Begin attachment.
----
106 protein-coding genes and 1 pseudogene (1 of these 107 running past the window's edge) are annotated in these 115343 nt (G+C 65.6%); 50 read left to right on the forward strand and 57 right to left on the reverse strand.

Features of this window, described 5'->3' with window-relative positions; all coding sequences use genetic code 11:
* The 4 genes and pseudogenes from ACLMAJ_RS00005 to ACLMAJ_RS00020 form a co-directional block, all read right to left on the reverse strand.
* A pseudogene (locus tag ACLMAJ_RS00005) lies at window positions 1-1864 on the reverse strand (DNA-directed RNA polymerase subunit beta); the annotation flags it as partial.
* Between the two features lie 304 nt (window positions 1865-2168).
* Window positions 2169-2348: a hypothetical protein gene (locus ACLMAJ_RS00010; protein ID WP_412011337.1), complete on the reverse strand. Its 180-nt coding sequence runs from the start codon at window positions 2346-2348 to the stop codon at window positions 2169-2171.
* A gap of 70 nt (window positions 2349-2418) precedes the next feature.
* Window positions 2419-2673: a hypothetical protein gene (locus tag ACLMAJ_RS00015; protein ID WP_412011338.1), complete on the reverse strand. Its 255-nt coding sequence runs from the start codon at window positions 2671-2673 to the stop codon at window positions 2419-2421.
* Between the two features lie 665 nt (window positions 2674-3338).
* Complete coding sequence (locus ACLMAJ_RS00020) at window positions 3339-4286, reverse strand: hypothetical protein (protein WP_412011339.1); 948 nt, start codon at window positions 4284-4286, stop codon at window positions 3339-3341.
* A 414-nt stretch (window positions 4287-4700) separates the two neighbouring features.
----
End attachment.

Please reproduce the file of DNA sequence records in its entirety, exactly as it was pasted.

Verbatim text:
106 protein-coding genes and 1 pseudogene (1 of these 107 running past the window's edge) are annotated in these 115343 nt (G+C 65.6%); 50 read left to right on the forward strand and 57 right to left on the reverse strand.

Features of this window, described 5'->3' with window-relative positions; all coding sequences use genetic code 11:
* The 4 genes and pseudogenes from ACLMAJ_RS00005 to ACLMAJ_RS00020 form a co-directional block, all read right to left on the reverse strand.
* A pseudogene (locus tag ACLMAJ_RS00005) lies at window positions 1-1864 on the reverse strand (DNA-directed RNA polymerase subunit beta); the annotation flags it as partial.
* Between the two features lie 304 nt (window positions 1865-2168).
* Window positions 2169-2348: a hypothetical protein gene (locus ACLMAJ_RS00010; protein ID WP_412011337.1), complete on the reverse strand. Its 180-nt coding sequence runs from the start codon at window positions 2346-2348 to the stop codon at window positions 2169-2171.
* A gap of 70 nt (window positions 2349-2418) precedes the next feature.
* Window positions 2419-2673: a hypothetical protein gene (locus tag ACLMAJ_RS00015; protein ID WP_412011338.1), complete on the reverse strand. Its 255-nt coding sequence runs from the start codon at window positions 2671-2673 to the stop codon at window positions 2419-2421.
* Between the two features lie 665 nt (window positions 2674-3338).
* Complete coding sequence (locus ACLMAJ_RS00020) at window positions 3339-4286, reverse strand: hypothetical protein (protein WP_412011339.1); 948 nt, start codon at window positions 4284-4286, stop codon at window positions 3339-3341.
* A 414-nt stretch (window positions 4287-4700) separates the two neighbouring features.